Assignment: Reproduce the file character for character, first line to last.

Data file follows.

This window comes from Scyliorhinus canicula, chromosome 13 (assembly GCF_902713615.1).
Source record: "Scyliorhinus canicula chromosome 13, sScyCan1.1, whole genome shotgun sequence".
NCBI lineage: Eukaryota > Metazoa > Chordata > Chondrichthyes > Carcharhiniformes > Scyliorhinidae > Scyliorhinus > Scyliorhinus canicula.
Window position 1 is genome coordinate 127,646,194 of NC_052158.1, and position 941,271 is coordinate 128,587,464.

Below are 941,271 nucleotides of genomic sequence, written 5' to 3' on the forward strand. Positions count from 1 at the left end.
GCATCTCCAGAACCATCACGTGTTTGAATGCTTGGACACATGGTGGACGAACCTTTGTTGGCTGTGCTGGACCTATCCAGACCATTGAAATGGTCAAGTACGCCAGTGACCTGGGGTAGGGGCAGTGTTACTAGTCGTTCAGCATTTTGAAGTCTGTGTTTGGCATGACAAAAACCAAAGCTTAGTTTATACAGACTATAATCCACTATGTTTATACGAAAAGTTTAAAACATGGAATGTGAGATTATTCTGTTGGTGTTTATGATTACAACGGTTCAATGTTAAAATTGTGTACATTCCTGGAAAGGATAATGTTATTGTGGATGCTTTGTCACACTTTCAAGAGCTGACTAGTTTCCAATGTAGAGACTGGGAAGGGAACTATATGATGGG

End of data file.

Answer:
This window comes from Scyliorhinus canicula, chromosome 13 (assembly GCF_902713615.1).
Source record: "Scyliorhinus canicula chromosome 13, sScyCan1.1, whole genome shotgun sequence".
NCBI lineage: Eukaryota > Metazoa > Chordata > Chondrichthyes > Carcharhiniformes > Scyliorhinidae > Scyliorhinus > Scyliorhinus canicula.
Window position 1 is genome coordinate 127,646,194 of NC_052158.1, and position 941,271 is coordinate 128,587,464.

Below are 941,271 nucleotides of genomic sequence, written 5' to 3' on the forward strand. Positions count from 1 at the left end.
GCATCTCCAGAACCATCACGTGTTTGAATGCTTGGACACATGGTGGACGAACCTTTGTTGGCTGTGCTGGACCTATCCAGACCATTGAAATGGTCAAGTACGCCAGTGACCTGGGGTAGGGGCAGTGTTACTAGTCGTTCAGCATTTTGAAGTCTGTGTTTGGCATGACAAAAACCAAAGCTTAGTTTATACAGACTATAATCCACTATGTTTATACGAAAAGTTTAAAACATGGAATGTGAGATTATTCTGTTGGTGTTTATGATTACAACGGTTCAATGTTAAAATTGTGTACATTCCTGGAAAGGATAATGTTATTGTGGATGCTTTGTCACACTTTCAAGAGCTGACTAGTTTCCAATGTAGAGACTGGGAAGGGAACTATATGATGGG